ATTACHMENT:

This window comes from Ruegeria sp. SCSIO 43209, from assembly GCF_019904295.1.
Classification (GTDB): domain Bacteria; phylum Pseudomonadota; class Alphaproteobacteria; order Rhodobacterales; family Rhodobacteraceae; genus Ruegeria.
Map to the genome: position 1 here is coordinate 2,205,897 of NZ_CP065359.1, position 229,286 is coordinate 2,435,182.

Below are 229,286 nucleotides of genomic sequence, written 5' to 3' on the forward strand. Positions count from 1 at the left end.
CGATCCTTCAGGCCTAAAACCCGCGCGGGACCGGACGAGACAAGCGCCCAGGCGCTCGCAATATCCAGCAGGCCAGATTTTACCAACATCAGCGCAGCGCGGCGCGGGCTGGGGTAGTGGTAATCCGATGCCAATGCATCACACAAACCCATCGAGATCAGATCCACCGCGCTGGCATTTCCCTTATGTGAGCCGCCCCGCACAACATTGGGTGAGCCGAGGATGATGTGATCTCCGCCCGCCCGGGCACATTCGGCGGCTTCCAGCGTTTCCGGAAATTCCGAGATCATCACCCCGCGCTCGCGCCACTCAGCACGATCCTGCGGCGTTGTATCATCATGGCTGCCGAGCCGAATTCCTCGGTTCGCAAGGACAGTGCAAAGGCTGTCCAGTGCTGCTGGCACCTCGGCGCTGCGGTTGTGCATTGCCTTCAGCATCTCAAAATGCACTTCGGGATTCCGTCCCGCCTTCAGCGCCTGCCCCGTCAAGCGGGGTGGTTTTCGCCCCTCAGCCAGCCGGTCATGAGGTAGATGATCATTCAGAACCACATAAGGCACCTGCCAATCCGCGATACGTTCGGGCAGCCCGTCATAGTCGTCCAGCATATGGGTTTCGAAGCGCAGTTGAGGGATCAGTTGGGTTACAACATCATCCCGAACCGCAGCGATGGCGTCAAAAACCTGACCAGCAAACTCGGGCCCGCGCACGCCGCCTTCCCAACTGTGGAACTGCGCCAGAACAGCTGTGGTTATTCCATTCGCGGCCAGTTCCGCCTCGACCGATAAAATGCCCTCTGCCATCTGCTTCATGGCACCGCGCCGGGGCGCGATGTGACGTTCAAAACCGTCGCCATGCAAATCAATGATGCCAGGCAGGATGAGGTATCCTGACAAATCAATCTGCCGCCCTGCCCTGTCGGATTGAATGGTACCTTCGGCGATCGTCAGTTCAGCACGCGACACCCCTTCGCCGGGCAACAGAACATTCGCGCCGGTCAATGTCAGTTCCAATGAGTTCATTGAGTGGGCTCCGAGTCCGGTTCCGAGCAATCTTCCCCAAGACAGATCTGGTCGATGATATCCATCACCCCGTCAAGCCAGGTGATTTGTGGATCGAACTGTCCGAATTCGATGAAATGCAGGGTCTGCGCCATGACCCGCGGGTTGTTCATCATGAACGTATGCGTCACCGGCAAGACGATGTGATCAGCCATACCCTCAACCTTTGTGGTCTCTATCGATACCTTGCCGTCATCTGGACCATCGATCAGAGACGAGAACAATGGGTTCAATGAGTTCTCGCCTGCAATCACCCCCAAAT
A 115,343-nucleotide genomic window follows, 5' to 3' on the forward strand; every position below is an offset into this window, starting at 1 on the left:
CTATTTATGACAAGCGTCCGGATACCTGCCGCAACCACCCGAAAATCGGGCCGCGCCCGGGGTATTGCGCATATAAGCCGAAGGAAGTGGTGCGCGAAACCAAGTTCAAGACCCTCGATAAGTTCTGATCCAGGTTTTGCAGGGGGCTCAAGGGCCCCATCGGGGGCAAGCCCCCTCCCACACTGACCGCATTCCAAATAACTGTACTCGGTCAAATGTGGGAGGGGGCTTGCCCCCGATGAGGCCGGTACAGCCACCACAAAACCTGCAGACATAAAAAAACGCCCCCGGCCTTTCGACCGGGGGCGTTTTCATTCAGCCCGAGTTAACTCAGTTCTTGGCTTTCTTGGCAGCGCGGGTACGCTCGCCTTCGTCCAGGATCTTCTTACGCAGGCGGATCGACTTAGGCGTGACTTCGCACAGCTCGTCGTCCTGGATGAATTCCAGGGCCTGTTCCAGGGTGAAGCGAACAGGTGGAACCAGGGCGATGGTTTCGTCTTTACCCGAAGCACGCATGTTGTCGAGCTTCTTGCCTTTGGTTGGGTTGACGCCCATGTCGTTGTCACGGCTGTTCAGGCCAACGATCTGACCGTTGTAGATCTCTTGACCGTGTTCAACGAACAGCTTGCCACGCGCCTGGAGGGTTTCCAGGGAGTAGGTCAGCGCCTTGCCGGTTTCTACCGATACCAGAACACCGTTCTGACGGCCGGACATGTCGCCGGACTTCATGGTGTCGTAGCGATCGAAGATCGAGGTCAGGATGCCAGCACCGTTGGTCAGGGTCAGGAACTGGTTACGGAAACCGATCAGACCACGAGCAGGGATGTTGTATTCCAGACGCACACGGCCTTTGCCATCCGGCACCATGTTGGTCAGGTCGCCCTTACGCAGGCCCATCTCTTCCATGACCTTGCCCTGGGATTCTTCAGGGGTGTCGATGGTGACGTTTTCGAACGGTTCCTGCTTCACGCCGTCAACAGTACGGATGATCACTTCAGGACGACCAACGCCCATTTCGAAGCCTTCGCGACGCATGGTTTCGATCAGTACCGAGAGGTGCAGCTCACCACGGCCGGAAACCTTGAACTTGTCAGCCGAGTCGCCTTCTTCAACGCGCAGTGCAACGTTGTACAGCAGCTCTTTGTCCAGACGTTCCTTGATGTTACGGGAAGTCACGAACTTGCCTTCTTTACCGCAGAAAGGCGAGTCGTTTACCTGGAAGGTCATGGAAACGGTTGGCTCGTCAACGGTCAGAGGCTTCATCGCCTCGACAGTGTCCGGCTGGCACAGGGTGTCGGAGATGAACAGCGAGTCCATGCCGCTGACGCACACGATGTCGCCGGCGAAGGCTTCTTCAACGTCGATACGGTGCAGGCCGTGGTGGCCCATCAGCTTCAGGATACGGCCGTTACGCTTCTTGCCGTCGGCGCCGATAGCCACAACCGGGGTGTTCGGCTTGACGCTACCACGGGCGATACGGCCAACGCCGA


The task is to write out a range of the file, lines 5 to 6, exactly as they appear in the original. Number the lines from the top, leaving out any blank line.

CGATCCTTCAGGCCTAAAACCCGCGCGGGACCGGACGAGACAAGCGCCCAGGCGCTCGCAATATCCAGCAGGCCAGATTTTACCAACATCAGCGCAGCGCGGCGCGGGCTGGGGTAGTGGTAATCCGATGCCAATGCATCACACAAACCCATCGAGATCAGATCCACCGCGCTGGCATTTCCCTTATGTGAGCCGCCCCGCACAACATTGGGTGAGCCGAGGATGATGTGATCTCCGCCCGCCCGGGCACATTCGGCGGCTTCCAGCGTTTCCGGAAATTCCGAGATCATCACCCCGCGCTCGCGCCACTCAGCACGATCCTGCGGCGTTGTATCATCATGGCTGCCGAGCCGAATTCCTCGGTTCGCAAGGACAGTGCAAAGGCTGTCCAGTGCTGCTGGCACCTCGGCGCTGCGGTTGTGCATTGCCTTCAGCATCTCAAAATGCACTTCGGGATTCCGTCCCGCCTTCAGCGCCTGCCCCGTCAAGCGGGGTGGTTTTCGCCCCTCAGCCAGCCGGTCATGAGGTAGATGATCATTCAGAACCACATAAGGCACCTGCCAATCCGCGATACGTTCGGGCAGCCCGTCATAGTCGTCCAGCATATGGGTTTCGAAGCGCAGTTGAGGGATCAGTTGGGTTACAACATCATCCCGAACCGCAGCGATGGCGTCAAAAACCTGACCAGCAAACTCGGGCCCGCGCACGCCGCCTTCCCAACTGTGGAACTGCGCCAGAACAGCTGTGGTTATTCCATTCGCGGCCAGTTCCGCCTCGACCGATAAAATGCCCTCTGCCATCTGCTTCATGGCACCGCGCCGGGGCGCGATGTGACGTTCAAAACCGTCGCCATGCAAATCAATGATGCCAGGCAGGATGAGGTATCCTGACAAATCAATCTGCCGCCCTGCCCTGTCGGATTGAATGGTACCTTCGGCGATCGTCAGTTCAGCACGCGACACCCCTTCGCCGGGCAACAGAACATTCGCGCCGGTCAATGTCAGTTCCAATGAGTTCATTGAGTGGGCTCCGAGTCCGGTTCCGAGCAATCTTCCCCAAGACAGATCTGGTCGATGATATCCATCACCCCGTCAAGCCAGGTGATTTGTGGATCGAACTGTCCGAATTCGATGAAATGCAGGGTCTGCGCCATGACCCGCGGGTTGTTCATCATGAACGTATGCGTCACCGGCAAGACGATGTGATCAGCCATACCCTCAACCTTTGTGGTCTCTATCGATACCTTGCCGTCATCTGGACCATCGATCAGAGACGAGAACAATGGGTTCAATGAGTTCTCGCCTGCAATCACCCCCAAAT
A 115,343-nucleotide genomic window follows, 5' to 3' on the forward strand; every position below is an offset into this window, starting at 1 on the left: